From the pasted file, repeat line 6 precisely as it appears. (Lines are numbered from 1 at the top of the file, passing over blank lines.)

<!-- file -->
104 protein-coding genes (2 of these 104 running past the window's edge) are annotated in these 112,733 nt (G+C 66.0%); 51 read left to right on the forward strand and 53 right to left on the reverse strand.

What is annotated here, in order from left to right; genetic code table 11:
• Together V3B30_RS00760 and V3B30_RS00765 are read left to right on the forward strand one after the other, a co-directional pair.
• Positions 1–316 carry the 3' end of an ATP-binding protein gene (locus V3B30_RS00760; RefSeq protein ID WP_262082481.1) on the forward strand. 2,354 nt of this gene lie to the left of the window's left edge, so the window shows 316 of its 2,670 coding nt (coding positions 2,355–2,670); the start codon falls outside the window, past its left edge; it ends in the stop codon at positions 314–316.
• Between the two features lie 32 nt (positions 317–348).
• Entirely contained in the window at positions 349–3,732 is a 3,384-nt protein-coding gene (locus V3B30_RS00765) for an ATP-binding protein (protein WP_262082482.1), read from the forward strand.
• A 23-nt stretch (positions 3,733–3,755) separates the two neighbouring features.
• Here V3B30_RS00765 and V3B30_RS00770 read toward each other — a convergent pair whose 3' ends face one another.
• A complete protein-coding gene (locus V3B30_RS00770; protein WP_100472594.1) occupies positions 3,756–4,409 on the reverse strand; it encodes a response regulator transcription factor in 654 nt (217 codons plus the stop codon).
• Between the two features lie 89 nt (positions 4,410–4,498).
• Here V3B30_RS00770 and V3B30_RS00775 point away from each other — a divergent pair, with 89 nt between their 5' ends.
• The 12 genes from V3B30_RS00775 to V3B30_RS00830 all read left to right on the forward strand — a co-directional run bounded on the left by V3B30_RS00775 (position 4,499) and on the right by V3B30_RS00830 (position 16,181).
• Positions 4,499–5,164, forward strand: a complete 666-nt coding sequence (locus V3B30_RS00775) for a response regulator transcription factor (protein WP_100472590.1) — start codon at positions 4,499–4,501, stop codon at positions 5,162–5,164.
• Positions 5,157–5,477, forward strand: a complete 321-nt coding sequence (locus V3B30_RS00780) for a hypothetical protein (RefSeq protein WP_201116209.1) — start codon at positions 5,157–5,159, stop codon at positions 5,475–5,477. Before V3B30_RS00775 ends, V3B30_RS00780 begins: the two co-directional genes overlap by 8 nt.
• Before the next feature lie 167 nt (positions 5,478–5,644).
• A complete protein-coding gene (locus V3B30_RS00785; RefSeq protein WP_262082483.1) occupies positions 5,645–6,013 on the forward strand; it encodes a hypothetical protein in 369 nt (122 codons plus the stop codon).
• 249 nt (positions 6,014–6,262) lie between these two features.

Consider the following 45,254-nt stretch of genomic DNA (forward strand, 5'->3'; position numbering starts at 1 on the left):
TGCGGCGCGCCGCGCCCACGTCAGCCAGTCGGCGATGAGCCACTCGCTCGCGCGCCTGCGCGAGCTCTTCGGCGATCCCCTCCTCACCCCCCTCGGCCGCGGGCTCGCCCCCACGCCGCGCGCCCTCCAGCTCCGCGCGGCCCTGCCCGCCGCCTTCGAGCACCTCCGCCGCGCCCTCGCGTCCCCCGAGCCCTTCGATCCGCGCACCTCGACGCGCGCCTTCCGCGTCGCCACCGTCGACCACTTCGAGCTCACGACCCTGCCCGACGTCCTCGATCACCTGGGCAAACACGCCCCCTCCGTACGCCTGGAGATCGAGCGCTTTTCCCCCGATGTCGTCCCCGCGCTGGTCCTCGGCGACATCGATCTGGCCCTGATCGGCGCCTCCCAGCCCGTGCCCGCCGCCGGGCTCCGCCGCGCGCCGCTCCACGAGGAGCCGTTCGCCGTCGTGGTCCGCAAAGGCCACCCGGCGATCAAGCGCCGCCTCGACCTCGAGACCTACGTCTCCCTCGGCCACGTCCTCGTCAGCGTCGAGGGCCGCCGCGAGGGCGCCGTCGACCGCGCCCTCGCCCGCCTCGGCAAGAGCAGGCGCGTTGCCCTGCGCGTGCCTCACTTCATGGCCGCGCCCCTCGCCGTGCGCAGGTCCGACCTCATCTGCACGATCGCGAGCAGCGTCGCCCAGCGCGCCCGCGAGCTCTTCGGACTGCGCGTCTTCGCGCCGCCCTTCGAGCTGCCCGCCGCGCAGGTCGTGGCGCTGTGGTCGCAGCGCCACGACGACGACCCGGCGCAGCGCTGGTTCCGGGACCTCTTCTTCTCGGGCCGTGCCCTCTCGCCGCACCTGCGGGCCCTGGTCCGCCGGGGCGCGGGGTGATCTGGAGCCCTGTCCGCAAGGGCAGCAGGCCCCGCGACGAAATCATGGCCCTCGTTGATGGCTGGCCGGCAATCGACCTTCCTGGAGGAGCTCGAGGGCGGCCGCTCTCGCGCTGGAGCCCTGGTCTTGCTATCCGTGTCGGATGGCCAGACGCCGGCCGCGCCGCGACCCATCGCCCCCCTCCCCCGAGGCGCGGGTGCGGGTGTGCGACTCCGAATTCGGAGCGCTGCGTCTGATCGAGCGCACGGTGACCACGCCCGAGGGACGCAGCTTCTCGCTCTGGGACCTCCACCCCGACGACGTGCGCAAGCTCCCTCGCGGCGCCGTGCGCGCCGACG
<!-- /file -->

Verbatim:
• Entirely contained in the window at positions 349–3,732 is a 3,384-nt protein-coding gene (locus V3B30_RS00765) for an ATP-binding protein (protein WP_262082482.1), read from the forward strand.